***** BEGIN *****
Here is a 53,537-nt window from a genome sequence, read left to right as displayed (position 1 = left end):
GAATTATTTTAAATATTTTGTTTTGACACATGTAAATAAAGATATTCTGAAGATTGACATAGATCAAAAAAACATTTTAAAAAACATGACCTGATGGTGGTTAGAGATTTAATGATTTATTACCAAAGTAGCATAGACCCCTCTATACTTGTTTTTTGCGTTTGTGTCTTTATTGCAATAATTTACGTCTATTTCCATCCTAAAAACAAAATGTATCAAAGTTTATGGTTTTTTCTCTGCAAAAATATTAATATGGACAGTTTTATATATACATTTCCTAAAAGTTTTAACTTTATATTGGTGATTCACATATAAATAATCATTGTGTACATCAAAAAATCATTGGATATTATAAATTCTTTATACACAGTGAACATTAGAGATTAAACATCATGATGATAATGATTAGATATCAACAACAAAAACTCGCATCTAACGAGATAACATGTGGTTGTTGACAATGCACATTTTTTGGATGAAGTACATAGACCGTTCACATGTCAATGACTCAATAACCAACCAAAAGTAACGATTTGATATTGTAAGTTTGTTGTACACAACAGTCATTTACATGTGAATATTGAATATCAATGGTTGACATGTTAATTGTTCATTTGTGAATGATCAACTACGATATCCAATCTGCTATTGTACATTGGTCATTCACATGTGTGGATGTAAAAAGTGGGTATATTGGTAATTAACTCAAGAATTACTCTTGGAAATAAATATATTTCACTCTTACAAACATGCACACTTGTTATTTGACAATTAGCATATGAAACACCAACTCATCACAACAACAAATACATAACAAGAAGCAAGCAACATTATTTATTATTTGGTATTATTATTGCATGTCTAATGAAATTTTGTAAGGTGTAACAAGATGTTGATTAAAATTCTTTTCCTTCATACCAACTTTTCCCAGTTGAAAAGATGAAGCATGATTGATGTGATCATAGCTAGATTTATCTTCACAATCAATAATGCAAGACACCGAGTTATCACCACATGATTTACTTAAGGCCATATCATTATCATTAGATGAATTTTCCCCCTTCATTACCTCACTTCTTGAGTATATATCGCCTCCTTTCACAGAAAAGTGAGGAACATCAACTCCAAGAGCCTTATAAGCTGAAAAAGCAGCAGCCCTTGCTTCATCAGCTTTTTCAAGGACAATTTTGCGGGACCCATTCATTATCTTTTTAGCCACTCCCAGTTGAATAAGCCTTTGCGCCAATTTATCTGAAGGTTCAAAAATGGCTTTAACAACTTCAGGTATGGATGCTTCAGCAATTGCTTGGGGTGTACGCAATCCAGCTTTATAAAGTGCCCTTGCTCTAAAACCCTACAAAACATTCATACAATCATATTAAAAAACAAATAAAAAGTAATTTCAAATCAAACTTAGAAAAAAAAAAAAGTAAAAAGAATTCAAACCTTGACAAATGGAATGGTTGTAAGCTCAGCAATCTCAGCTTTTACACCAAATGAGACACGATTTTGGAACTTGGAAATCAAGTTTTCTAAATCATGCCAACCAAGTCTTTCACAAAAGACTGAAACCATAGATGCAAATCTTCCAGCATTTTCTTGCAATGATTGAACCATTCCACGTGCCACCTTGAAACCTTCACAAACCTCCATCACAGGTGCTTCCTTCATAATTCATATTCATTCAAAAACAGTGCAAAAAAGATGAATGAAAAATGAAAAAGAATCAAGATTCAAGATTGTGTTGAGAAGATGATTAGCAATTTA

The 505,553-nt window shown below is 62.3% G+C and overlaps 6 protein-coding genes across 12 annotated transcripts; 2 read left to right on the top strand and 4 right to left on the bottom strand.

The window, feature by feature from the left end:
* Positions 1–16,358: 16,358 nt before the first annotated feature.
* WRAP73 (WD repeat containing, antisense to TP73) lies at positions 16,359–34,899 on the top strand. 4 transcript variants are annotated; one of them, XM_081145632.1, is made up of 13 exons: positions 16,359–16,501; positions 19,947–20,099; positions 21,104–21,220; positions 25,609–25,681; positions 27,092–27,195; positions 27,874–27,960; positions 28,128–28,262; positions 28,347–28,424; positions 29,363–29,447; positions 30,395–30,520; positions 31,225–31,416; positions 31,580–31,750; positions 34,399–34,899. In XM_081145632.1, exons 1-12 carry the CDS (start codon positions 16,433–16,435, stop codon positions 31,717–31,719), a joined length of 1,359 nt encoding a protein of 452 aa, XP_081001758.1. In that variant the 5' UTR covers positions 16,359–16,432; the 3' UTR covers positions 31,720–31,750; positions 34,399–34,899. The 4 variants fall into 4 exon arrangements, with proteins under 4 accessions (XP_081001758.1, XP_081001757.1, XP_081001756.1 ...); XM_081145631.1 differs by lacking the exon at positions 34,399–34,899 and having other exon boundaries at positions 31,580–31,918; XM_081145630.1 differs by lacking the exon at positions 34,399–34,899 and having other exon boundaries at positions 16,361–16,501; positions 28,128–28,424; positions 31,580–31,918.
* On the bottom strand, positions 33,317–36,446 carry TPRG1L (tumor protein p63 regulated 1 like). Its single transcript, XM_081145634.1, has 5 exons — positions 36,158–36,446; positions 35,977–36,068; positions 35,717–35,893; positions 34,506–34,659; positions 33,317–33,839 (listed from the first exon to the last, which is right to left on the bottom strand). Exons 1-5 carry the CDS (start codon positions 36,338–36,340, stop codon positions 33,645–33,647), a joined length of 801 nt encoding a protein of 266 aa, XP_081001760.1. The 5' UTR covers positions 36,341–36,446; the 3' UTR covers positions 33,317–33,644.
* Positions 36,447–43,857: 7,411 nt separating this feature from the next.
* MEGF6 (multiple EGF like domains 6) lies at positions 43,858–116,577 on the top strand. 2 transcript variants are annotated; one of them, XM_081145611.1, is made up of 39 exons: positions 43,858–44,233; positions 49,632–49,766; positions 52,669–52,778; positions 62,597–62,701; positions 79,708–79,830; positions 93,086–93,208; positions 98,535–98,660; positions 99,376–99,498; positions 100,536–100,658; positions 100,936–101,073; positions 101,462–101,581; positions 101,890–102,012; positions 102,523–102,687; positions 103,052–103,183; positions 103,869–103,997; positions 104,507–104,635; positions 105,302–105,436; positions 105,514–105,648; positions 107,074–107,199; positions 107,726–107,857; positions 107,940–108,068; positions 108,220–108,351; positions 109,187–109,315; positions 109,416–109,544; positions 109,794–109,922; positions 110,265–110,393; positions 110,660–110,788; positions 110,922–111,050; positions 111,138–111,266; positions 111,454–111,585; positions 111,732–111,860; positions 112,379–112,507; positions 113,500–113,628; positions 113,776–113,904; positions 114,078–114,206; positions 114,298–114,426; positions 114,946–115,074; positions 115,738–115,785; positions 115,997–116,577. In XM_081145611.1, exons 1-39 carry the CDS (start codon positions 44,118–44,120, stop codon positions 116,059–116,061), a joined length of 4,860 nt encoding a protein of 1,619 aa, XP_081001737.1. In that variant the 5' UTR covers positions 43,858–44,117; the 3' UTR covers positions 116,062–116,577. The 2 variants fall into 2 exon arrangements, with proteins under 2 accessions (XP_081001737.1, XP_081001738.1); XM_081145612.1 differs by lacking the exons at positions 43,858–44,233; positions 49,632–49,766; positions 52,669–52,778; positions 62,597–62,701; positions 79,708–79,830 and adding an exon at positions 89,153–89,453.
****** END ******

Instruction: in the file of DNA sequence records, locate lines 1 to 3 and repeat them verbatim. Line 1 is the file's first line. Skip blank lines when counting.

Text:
Here is a 53,537-nt window from a genome sequence, read left to right as displayed (position 1 = left end):
GAATTATTTTAAATATTTTGTTTTGACACATGTAAATAAAGATATTCTGAAGATTGACATAGATCAAAAAAACATTTTAAAAAACATGACCTGATGGTGGTTAGAGATTTAATGATTTATTACCAAAGTAGCATAGACCCCTCTATACTTGTTTTTTGCGTTTGTGTCTTTATTGCAATAATTTACGTCTATTTCCATCCTAAAAACAAAATGTATCAAAGTTTATGGTTTTTTCTCTGCAAAAATATTAATATGGACAGTTTTATATATACATTTCCTAAAAGTTTTAACTTTATATTGGTGATTCACATATAAATAATCATTGTGTACATCAAAAAATCATTGGATATTATAAATTCTTTATACACAGTGAACATTAGAGATTAAACATCATGATGATAATGATTAGATATCAACAACAAAAACTCGCATCTAACGAGATAACATGTGGTTGTTGACAATGCACATTTTTTGGATGAAGTACATAGACCGTTCACATGTCAATGACTCAATAACCAACCAAAAGTAACGATTTGATATTGTAAGTTTGTTGTACACAACAGTCATTTACATGTGAATATTGAATATCAATGGTTGACATGTTAATTGTTCATTTGTGAATGATCAACTACGATATCCAATCTGCTATTGTACATTGGTCATTCACATGTGTGGATGTAAAAAGTGGGTATATTGGTAATTAACTCAAGAATTACTCTTGGAAATAAATATATTTCACTCTTACAAACATGCACACTTGTTATTTGACAATTAGCATATGAAACACCAACTCATCACAACAACAAATACATAACAAGAAGCAAGCAACATTATTTATTATTTGGTATTATTATTGCATGTCTAATGAAATTTTGTAAGGTGTAACAAGATGTTGATTAAAATTCTTTTCCTTCATACCAACTTTTCCCAGTTGAAAAGATGAAGCATGATTGATGTGATCATAGCTAGATTTATCTTCACAATCAATAATGCAAGACACCGAGTTATCACCACATGATTTACTTAAGGCCATATCATTATCATTAGATGAATTTTCCCCCTTCATTACCTCACTTCTTGAGTATATATCGCCTCCTTTCACAGAAAAGTGAGGAACATCAACTCCAAGAGCCTTATAAGCTGAAAAAGCAGCAGCCCTTGCTTCATCAGCTTTTTCAAGGACAATTTTGCGGGACCCATTCATTATCTTTTTAGCCACTCCCAGTTGAATAAGCCTTTGCGCCAATTTATCTGAAGGTTCAAAAATGGCTTTAACAACTTCAGGTATGGATGCTTCAGCAATTGCTTGGGGTGTACGCAATCCAGCTTTATAAAGTGCCCTTGCTCTAAAACCCTACAAAACATTCATACAATCATATTAAAAAACAAATAAAAAGTAATTTCAAATCAAACTTAGAAAAAAAAAAAAGTAAAAAGAATTCAAACCTTGACAAATGGAATGGTTGTAAGCTCAGCAATCTCAGCTTTTACACCAAATGAGACACGATTTTGGAACTTGGAAATCAAGTTTTCTAAATCATGCCAACCAAGTCTTTCACAAAAGACTGAAACCATAGATGCAAATCTTCCAGCATTTTCTTGCAATGATTGAACCATTCCACGTGCCACCTTGAAACCTTCACAAACCTCCATCACAGGTGCTTCCTTCATAATTCATATTCATTCAAAAACAGTGCAAAAAAGATGAATGAAAAATGAAAAAGAATCAAGATTCAAGATTGTGTTGAGAAGATGATTAGCAATTTA

The 505,553-nt window shown below is 62.3% G+C and overlaps 6 protein-coding genes across 12 annotated transcripts; 2 read left to right on the top strand and 4 right to left on the bottom strand.